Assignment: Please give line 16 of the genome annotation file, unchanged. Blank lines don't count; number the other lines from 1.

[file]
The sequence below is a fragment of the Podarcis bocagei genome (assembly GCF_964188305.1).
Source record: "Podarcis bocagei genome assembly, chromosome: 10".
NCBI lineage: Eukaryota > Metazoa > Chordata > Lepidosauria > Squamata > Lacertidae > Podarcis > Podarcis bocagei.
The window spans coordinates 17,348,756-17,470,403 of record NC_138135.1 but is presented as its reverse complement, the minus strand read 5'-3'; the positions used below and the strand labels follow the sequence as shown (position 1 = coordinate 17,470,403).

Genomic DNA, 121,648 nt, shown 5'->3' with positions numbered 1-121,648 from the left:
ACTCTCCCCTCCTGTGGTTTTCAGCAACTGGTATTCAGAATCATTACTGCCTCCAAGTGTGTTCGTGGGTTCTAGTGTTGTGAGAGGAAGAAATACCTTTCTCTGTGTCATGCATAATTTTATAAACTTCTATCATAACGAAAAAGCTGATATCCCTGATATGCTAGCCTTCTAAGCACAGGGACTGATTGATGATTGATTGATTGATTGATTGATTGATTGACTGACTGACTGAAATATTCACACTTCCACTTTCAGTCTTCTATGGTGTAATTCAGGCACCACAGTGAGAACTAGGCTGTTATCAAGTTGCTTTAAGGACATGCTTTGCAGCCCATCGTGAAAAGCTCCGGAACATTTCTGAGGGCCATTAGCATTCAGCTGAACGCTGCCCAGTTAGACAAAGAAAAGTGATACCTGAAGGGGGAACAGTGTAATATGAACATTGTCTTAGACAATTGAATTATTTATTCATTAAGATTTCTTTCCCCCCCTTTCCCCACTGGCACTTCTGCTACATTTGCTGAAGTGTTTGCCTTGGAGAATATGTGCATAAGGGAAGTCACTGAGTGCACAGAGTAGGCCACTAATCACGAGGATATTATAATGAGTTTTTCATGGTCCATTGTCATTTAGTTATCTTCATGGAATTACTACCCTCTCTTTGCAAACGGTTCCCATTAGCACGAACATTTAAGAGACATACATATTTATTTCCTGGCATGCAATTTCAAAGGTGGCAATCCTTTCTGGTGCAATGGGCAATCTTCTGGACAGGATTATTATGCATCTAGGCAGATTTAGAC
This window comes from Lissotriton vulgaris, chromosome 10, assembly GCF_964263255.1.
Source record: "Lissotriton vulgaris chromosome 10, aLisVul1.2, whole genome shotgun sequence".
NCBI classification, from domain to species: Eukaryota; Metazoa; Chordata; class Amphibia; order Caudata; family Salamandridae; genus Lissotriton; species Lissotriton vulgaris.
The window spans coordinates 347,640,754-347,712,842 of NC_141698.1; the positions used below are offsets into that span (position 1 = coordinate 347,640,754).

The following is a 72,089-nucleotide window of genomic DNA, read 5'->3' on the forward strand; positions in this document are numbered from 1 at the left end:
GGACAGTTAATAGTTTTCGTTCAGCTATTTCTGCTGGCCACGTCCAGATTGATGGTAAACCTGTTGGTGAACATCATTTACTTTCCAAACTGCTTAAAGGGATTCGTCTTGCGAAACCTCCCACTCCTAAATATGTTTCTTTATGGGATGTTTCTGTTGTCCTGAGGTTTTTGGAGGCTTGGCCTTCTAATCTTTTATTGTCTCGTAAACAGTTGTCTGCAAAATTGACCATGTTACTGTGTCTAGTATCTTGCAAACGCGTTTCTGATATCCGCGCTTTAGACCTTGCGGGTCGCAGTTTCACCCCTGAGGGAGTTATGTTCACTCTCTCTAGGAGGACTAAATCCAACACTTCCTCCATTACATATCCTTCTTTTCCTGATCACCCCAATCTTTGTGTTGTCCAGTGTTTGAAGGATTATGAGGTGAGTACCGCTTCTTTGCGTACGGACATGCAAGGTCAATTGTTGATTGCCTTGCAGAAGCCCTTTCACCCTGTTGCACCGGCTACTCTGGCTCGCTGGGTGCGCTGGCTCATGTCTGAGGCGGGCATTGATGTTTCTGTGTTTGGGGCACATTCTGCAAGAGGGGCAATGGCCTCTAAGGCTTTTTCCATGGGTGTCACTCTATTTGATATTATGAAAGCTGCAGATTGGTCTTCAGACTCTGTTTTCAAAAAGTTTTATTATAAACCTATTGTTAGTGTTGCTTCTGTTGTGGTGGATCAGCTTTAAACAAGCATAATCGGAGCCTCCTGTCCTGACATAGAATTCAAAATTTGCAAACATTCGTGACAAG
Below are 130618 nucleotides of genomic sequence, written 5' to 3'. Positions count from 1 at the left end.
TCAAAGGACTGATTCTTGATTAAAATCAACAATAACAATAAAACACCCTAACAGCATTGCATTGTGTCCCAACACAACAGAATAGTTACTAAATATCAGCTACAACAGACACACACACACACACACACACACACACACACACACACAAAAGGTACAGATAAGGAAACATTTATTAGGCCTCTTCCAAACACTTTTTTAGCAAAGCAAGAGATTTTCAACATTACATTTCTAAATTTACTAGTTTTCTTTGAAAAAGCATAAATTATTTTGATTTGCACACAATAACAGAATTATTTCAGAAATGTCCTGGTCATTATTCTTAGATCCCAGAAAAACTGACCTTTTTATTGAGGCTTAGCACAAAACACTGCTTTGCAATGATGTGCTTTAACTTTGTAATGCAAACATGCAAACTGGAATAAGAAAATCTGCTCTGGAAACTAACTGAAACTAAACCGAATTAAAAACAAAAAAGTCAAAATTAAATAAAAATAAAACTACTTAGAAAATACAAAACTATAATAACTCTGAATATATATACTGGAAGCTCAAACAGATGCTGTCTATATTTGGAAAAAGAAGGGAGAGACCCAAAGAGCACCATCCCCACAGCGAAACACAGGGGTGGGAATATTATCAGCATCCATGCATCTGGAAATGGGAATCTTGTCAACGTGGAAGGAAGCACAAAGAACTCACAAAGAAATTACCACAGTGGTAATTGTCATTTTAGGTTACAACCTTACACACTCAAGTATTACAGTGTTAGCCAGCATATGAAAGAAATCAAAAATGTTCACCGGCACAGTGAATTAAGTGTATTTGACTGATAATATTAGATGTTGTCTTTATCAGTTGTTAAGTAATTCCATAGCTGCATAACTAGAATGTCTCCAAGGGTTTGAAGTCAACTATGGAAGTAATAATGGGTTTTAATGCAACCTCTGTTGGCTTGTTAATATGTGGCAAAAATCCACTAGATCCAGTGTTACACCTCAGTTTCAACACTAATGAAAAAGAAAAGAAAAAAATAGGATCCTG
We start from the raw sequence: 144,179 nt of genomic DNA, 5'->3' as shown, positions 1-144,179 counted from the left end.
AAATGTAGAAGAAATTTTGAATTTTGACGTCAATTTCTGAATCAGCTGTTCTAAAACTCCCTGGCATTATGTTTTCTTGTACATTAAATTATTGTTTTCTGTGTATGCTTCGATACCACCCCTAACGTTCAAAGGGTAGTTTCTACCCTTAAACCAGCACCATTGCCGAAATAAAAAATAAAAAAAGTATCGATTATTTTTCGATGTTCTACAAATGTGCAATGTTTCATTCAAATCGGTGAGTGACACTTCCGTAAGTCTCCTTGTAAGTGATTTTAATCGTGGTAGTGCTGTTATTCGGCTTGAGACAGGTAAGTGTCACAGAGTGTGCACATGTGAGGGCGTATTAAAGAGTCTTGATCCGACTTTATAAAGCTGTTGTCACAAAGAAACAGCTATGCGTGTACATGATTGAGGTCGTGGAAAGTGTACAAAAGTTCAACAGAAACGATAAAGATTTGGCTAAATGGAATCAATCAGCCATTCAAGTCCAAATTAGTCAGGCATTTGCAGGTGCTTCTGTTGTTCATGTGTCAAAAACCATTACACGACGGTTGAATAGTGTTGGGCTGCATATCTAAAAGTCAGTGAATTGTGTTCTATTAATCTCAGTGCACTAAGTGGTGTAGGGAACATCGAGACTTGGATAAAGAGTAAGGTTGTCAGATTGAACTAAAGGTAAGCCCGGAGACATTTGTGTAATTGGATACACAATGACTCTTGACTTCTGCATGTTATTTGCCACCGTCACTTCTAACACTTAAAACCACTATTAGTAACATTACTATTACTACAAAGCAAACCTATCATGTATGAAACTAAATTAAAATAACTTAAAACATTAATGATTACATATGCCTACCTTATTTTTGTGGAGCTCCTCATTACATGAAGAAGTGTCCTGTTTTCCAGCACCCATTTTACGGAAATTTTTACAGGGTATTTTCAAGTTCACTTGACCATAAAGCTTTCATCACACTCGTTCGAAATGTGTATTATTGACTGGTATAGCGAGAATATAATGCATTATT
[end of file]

AAATGTAGAAGAAATTTTGAATTTTGACGTCAATTTCTGAATCAGCTGTTCTAAAACTCCCTGGCATTATGTTTTCTTGTACATTAAATTATTGTTTTCTGTGTATGCTTCGATACCACCCCTAACGTTCAAAGGGTAGTTTCTACCCTTAAACCAGCACCATTGCCGAAATAAAAAATAAAAAAAGTATCGATTATTTTTCGATGTTCTACAAATGTGCAATGTTTCATTCAAATCGGTGAGTGACACTTCCGTAAGTCTCCTTGTAAGTGATTTTAATCGTGGTAGTGCTGTTATTCGGCTTGAGACAGGTAAGTGTCACAGAGTGTGCACATGTGAGGGCGTATTAAAGAGTCTTGATCCGACTTTATAAAGCTGTTGTCACAAAGAAACAGCTATGCGTGTACATGATTGAGGTCGTGGAAAGTGTACAAAAGTTCAACAGAAACGATAAAGATTTGGCTAAATGGAATCAATCAGCCATTCAAGTCCAAATTAGTCAGGCATTTGCAGGTGCTTCTGTTGTTCATGTGTCAAAAACCATTACACGACGGTTGAATAGTGTTGGGCTGCATATCTAAAAGTCAGTGAATTGTGTTCTATTAATCTCAGTGCACTAAGTGGTGTAGGGAACATCGAGACTTGGATAAAGAGTAAGGTTGTCAGATTGAACTAAAGGTAAGCCCGGAGACATTTGTGTAATTGGATACACAATGACTCTTGACTTCTGCATGTTATTTGCCACCGTCACTTCTAACACTTAAAACCACTATTAGTAACATTACTATTACTACAAAGCAAACCTATCATGTATGAAACTAAATTAAAATAACTTAAAACATTAATGATTACATATGCCTACCTTATTTTTGTGGAGCTCCTCATTACATGAAGAAGTGTCCTGTTTTCCAGCACCCATTTTACGGAAATTTTTACAGGGTATTTTCAAGTTCACTTGACCATAAAGCTTTCATCACACTCGTTCGAAATGTGTATTATTGACTGGTATAGCGAGAATATAATGCATTATT